Quarterly Goal Setting FTW

Most companies will ask employees to set job-specific and development goals once per year, usually during an annual performance review. While I think this is a good practice, ultimately I think it could be much more strategic and impactful. Quarterly goal setting is something I have asked my employees to do for a few years now. Because they only have to focus on three months rather than an entire calendar year, setting achievable goals becomes so much simpler. What I have found is that they have been better able to progress projects, reach milestones and find time for self-development along the way.

I have a pretty straightforward process I use to do this with my employees.

  1. Starting in January, I schedule 1 meeting per quarter with my employee where we focus solely on goal setting. This is a time outside of their weekly one-on-one, and I try to book these as far in advance as I can.
  2. I provide them with a little structure. No more than 3 job-specific goals per quarter, 1 professional development goal, and 1 personal development goal.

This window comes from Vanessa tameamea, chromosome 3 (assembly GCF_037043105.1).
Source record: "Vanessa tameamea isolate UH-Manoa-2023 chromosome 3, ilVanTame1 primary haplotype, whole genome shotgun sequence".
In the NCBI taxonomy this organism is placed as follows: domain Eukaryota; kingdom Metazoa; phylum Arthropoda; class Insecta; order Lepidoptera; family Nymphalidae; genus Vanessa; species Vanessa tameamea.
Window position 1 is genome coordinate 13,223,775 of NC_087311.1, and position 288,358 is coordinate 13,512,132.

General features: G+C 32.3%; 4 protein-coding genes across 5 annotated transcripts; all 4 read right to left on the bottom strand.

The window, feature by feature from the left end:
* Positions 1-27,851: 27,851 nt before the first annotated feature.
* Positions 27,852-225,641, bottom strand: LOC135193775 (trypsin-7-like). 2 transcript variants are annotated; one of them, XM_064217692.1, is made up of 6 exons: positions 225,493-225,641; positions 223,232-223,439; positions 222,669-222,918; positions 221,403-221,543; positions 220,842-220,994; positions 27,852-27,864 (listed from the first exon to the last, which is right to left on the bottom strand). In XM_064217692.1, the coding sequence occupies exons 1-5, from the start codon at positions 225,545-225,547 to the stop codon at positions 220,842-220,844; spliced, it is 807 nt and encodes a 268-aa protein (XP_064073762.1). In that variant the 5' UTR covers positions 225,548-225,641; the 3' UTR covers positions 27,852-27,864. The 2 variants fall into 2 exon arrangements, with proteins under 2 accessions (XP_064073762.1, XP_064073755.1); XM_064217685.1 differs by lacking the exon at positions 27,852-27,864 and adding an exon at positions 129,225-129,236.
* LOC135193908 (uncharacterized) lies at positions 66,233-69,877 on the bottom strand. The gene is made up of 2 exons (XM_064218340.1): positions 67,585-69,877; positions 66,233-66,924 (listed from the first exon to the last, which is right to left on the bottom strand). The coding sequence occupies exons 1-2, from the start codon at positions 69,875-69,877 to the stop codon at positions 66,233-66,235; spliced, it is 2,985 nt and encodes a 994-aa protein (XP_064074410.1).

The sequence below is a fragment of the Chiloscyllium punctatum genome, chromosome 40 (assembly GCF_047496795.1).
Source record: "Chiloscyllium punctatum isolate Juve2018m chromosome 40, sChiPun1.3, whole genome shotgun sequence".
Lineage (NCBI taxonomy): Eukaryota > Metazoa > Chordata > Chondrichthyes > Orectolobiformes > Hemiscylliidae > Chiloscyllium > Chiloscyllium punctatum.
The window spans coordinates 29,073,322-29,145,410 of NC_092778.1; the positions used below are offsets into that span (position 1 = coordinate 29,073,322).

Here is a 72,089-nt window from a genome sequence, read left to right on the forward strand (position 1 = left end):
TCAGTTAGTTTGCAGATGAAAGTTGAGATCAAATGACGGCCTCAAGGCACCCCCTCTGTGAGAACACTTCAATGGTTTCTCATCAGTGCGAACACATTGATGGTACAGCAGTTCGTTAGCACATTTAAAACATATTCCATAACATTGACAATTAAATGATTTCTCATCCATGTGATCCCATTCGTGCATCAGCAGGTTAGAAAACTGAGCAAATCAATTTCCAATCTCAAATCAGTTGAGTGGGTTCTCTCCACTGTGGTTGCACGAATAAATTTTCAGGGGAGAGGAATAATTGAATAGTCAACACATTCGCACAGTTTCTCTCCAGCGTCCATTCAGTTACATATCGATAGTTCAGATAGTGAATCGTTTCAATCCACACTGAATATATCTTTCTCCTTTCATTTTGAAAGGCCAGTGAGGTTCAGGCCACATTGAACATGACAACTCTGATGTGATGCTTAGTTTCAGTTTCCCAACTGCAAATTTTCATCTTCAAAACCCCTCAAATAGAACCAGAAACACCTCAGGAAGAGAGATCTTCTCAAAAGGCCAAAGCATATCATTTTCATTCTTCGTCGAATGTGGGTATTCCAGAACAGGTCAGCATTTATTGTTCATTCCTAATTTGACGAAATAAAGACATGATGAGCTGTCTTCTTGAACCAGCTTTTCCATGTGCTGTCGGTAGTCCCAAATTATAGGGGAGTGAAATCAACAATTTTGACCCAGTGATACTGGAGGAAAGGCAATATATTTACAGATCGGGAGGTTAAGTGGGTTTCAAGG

3. I give them some probing questions to get them thinking more strategically about what they want to accomplish. What challenges do you think you'll face? Who needs to be involved? How will you measure your success?
  4. I require that they come prepared to the meeting with an outline of everything they are looking to accomplish.
  5. During the meeting we talk through each of these goals individually. I make sure to ask them in what way I can help them succeed. Their performance is a mutual commitment.
  6. I use the discussion and outline that as a framework for future one-on-one meetings, performance reviews, and the next quarterly goal setting meeting.

Regularity and consistency is the key to success with this process. My employees have those meetings on their calendar well in advance, and I make sure to reference their goal outline every time I can. I also check-in to ensure sure they are getting prepared when our next goal-setting meeting is approaching.

Making time to work on this with your employee will hold you both accountable, keep them on track without overwhelming them,  ultimately show your investment in their success.